Natural burials were approved despite warnings that space was running out.
Plans for a new ‘natural burial’ site have been authorized, despite warnings that traditional burial sites are running out of space.
Because of Wirral Council’s decision, Steve Ledsham, the owner of Church Farm in Thurstaston, Wirral, would be able to construct a 20-acre burial place on the farm’s land.
The accompanying statement issued on behalf of Mr Ledsham by Adams Planning and Development Ltd (APD) clarified what a natural burial entails.
In Liverpool, a Ryanair plane was forced to make an emergency landing.
“Natural burial is a term used to describe the burial of human remains in an area that creates habitat for wildlife or preserves existing habitats (woodland, species rich meadows, orchards, etc.), sustainably managed farmland, in-situ or adjacent aquatic habitats, or improves and creates new habitats rich in wildlife (flora and fauna),” according to the statement.
The developers claimed that such a burial place is in high demand.
“People have become increasingly concerned about the emissions and fuel use involved with cremation, the use of stone for memorials (sometimes hauled long distances from overseas quarries), or the use of formaldehyde for embalming, which has a negative effect on groundwater,” the statement stated.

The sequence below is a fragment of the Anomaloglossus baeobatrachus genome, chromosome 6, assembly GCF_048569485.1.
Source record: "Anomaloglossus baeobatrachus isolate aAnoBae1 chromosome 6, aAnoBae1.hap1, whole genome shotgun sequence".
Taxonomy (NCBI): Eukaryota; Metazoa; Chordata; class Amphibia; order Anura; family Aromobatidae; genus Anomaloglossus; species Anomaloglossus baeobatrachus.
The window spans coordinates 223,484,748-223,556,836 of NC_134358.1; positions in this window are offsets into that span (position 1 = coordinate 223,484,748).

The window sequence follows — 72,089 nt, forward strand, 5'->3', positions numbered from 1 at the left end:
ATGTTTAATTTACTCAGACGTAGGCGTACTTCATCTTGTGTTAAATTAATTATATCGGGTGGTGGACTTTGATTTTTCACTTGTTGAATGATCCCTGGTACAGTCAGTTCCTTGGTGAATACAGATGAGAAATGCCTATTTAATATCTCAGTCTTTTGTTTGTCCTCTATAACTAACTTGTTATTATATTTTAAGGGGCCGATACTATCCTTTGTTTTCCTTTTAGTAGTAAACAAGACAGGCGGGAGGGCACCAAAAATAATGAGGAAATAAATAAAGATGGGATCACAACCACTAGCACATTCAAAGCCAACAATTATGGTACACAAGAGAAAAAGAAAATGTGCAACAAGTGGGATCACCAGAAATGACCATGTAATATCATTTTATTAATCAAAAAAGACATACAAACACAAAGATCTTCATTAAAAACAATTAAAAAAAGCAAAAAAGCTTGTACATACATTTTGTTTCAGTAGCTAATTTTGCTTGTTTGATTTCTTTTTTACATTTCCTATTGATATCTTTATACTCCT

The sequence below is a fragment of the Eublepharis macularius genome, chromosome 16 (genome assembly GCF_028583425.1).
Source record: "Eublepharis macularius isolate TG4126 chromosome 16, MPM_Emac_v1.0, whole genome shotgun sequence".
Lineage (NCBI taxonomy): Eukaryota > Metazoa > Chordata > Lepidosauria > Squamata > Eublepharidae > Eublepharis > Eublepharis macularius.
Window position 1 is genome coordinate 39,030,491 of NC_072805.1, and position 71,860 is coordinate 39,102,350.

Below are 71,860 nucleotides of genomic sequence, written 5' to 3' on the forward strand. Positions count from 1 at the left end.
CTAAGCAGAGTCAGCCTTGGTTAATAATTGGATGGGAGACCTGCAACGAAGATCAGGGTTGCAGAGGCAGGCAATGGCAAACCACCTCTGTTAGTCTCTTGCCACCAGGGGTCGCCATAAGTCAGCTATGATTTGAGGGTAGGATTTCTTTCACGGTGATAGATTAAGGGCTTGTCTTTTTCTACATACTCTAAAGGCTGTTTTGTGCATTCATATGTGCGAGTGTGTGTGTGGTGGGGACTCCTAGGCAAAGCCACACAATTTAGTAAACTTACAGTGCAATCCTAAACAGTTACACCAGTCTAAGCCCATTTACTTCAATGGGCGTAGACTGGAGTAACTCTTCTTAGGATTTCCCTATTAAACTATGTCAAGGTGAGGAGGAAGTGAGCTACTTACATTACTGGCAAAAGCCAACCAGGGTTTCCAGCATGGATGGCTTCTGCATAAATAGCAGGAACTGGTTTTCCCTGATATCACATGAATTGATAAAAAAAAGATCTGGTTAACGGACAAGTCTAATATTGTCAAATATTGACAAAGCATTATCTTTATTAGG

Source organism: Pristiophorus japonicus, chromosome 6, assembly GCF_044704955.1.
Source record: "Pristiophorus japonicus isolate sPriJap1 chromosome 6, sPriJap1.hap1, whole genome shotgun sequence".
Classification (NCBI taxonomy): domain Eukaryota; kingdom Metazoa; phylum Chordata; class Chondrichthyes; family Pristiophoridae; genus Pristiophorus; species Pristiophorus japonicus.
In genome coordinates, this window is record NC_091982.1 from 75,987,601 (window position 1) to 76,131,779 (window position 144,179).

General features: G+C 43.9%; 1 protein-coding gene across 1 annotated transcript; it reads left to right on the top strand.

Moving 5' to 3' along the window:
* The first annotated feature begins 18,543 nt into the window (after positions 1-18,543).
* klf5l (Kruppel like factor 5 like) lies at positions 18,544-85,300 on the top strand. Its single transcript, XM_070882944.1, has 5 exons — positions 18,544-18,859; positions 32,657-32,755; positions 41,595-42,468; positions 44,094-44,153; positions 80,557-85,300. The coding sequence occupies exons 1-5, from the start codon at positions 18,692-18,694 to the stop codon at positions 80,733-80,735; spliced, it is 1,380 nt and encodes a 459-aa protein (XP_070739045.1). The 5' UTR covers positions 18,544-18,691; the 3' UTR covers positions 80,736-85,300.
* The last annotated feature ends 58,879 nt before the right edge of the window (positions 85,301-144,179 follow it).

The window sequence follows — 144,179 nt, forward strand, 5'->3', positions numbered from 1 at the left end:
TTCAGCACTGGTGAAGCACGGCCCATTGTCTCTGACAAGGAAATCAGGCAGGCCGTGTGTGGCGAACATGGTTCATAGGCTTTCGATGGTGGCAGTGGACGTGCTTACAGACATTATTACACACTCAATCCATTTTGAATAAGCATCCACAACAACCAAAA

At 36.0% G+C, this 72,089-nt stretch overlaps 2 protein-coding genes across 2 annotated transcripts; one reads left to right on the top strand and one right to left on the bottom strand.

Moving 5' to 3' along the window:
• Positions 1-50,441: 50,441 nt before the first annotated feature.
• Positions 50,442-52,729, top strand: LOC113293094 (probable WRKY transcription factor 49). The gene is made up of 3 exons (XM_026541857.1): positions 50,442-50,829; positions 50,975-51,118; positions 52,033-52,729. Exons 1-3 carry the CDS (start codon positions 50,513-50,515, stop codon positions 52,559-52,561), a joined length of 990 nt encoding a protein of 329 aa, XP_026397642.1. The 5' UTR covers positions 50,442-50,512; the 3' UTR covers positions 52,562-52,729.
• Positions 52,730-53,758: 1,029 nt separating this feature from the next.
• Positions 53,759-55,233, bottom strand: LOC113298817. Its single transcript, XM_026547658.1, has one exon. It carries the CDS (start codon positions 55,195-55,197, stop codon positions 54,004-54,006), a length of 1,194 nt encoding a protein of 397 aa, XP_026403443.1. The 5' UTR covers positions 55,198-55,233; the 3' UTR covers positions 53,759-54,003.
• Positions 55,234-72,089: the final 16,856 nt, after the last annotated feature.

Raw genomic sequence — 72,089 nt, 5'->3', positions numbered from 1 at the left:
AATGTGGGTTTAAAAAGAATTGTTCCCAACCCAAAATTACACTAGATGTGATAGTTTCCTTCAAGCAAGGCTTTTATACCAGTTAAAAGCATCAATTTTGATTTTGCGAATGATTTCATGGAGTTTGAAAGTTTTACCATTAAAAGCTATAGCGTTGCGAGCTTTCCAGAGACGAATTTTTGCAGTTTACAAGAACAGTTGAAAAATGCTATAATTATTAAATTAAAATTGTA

“Both natural urn and coffin burials are in high demand at the national level, and the demand is now unsatisfied.” By 2035, the UK’s population is expected to reach 73.2 million, with one person dying every minute.
“Burial space in the United Kingdom is running out, and natural burial grounds are being viewed as a reasonable alternative to meet rising demand for burials and a shortage of urban cemeteries due to development pressures for higher-value land uses.”
Church Farm is a mixed-use retail and recreational facility that includes a restaurant/café, tourist attractions, children’s rides, and farm-related activities.
The burial site plan will have no effect on these facilities.
The areas that will be used for the burial site are currently split into paddocks that are used for equestrian and dog exercise.
This strategy, according to APD, tackles various issues with burial provision in Wirral.
“The local needs for burial services in the Wirral area in general are now being covered by a combination of providers, including the Council,” the statement said.”
The summary comes to a conclusion.”